4. Repetition and repeated exposure of social concepts as they relate to EF is important.
  5. Using a standardized assessment which relates to executive functions can help to show progress in social development.

Let’s “Do” Lunch!
Seth and Chris connected via “texting” as Chris was in a taxi on his way to the conference. Melanie and Seth joined Chris for lunch right before his breakout session at the conference. Dining outside on a beautiful patio at the Town and Country Resort and Conference Center, the three learned valuable insights from one another. Enjoying salad and sandwiches, the three chatted for a good 45 minutes as if they had previously met. To his honor, Seth and Melanie gifted Chris with a copy of Look At My Eyes of which Chris has already begun reading.

Seth Impressed by Chris

“There were so many things I liked about meeting with Chris. I like that there is a male participating in the lives of children on the spectrum. I am really interested in his socialization groups…how they look at the child but also look at the overall makeup of the group to make sure there’s a fit both ways. I like that he’s involved in educating and helping children of all ages on the spectrum to fit into the ‘real world’ as much as possible. Very interesting perspective. One that I never really stopped to consider, not being a man.”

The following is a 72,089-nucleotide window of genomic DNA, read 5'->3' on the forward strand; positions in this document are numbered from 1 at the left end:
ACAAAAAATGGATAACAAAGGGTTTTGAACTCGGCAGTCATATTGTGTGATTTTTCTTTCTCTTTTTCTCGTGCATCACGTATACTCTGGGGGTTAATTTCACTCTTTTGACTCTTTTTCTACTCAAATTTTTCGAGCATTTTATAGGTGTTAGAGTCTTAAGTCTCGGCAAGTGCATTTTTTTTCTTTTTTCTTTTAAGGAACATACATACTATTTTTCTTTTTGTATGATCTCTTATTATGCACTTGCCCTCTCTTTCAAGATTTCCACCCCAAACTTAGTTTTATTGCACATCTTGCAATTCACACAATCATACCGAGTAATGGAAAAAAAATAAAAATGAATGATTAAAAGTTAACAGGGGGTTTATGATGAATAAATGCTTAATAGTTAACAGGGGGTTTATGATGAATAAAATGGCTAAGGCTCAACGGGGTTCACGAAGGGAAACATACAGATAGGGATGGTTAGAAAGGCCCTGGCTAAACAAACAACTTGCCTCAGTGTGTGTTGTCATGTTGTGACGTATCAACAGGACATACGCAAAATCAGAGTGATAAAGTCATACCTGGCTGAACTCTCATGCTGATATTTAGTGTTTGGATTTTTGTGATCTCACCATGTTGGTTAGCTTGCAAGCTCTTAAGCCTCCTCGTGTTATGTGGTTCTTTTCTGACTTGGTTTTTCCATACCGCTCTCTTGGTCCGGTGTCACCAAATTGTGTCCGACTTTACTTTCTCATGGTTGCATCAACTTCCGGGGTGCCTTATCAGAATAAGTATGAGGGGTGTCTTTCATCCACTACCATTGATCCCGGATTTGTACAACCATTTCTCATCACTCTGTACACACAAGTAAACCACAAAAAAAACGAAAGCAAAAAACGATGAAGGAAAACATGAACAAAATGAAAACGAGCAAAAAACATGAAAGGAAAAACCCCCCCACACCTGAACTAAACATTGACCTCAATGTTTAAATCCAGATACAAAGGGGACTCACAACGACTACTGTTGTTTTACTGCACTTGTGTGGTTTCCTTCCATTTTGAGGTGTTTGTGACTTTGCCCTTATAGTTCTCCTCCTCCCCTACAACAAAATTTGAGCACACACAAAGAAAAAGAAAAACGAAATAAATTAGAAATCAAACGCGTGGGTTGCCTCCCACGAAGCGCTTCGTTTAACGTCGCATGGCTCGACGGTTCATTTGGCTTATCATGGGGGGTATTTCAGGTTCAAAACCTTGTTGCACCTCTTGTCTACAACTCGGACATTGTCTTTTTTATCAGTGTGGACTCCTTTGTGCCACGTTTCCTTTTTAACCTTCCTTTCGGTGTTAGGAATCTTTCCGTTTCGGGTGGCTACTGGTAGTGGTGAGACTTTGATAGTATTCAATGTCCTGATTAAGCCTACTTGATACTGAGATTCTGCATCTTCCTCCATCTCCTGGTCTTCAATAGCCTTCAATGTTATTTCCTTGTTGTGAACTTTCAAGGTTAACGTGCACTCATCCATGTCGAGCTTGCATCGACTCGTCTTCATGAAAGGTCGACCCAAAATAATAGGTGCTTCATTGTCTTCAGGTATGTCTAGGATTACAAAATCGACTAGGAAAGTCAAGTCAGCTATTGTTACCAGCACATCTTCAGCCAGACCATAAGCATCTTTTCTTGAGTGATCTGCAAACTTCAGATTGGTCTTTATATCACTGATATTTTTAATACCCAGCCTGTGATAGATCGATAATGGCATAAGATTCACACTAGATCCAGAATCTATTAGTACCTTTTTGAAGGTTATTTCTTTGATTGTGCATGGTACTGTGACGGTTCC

Chris’ insights regarding schools and therapies for children on the spectrum were invaluable, but one particular nugget really resonated with Seth.

“As a parent, my main goal is to give my son the tools and opportunities to succeed in the ‘real world’ as much as possible. There is no set way or formula for making that happen. Chris gave us insight as to Benhaven’s [the  location of Social Learning Center, where Chris is the Director] mission that lines up with ours…to help our children succeed in life. His programs include working with public school systems on how to integrate children into a mainstreamed school…not only give the children the right tools and skills, but the teachers, administrators and ‘typical’ students tools as well. We also discussed the need for family support groups–peer support groups, residential living schools and so much more. There’s not one way to work with children on the autism spectrum and Chris and his organization understand that. The more outlets and avenues we can provide for our children on the spectrum, the better chance they’ll have for success!”

Chris Values Seth’s Perspective